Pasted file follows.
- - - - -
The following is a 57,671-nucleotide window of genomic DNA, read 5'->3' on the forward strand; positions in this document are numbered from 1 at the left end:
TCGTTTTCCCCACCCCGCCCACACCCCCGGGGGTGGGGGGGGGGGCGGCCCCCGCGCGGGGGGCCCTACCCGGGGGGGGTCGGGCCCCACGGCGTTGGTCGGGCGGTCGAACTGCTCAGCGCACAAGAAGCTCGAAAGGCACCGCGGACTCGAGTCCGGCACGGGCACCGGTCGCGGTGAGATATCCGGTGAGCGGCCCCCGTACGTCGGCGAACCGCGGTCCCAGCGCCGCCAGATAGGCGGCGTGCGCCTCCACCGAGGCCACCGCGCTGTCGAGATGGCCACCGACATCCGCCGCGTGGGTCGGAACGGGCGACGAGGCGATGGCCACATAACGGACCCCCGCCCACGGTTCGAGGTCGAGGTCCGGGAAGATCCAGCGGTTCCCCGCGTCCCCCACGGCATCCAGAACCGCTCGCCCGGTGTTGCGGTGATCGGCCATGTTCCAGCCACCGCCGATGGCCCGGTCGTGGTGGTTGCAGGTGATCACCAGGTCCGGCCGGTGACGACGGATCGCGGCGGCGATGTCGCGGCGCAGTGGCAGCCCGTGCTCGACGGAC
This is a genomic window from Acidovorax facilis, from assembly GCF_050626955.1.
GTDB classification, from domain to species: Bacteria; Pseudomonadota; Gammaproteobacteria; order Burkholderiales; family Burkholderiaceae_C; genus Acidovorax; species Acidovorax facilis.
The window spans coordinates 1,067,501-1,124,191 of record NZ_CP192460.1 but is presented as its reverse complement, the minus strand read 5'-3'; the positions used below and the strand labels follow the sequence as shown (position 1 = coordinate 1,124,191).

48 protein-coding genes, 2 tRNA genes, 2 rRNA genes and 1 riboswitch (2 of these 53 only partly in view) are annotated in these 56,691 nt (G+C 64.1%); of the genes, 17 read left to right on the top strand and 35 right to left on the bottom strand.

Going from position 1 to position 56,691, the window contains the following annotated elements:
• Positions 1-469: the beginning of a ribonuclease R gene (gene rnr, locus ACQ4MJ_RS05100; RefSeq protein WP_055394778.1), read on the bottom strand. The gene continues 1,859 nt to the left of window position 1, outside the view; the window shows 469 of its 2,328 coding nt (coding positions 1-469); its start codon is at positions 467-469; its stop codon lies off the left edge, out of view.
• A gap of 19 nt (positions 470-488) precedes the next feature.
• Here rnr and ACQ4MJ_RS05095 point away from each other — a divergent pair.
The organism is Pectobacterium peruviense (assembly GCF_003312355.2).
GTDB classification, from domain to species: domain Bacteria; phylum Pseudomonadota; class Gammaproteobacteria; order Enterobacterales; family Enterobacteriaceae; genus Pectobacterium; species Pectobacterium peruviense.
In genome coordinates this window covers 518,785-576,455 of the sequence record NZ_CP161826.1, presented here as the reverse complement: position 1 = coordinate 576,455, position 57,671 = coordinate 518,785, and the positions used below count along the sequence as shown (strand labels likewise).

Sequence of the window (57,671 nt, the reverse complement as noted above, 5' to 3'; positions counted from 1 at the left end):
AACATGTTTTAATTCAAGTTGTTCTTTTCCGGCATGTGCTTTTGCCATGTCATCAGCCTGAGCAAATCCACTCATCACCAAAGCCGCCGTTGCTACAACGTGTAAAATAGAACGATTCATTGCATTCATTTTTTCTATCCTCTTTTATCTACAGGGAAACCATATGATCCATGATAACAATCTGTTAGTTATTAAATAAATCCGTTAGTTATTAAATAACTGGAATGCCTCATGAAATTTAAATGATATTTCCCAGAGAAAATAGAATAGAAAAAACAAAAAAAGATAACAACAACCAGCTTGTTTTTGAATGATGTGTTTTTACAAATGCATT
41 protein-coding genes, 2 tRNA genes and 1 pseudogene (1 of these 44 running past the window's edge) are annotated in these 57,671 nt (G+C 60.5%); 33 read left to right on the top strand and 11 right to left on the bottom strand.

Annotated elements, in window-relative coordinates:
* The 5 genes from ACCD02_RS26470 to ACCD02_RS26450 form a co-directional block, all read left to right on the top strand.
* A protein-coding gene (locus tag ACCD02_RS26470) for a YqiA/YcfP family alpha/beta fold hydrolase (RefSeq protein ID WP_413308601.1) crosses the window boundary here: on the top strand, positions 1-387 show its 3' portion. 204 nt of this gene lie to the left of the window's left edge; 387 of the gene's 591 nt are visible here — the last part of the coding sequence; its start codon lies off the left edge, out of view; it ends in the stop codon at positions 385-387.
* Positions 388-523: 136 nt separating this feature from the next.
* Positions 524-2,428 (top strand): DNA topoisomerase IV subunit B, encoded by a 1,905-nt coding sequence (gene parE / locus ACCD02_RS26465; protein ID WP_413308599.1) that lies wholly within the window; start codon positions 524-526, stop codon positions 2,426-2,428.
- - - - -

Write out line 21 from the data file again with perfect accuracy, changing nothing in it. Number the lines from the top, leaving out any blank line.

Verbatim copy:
* Positions 524-2,428 (top strand): DNA topoisomerase IV subunit B, encoded by a 1,905-nt coding sequence (gene parE / locus ACCD02_RS26465; protein ID WP_413308599.1) that lies wholly within the window; start codon positions 524-526, stop codon positions 2,426-2,428.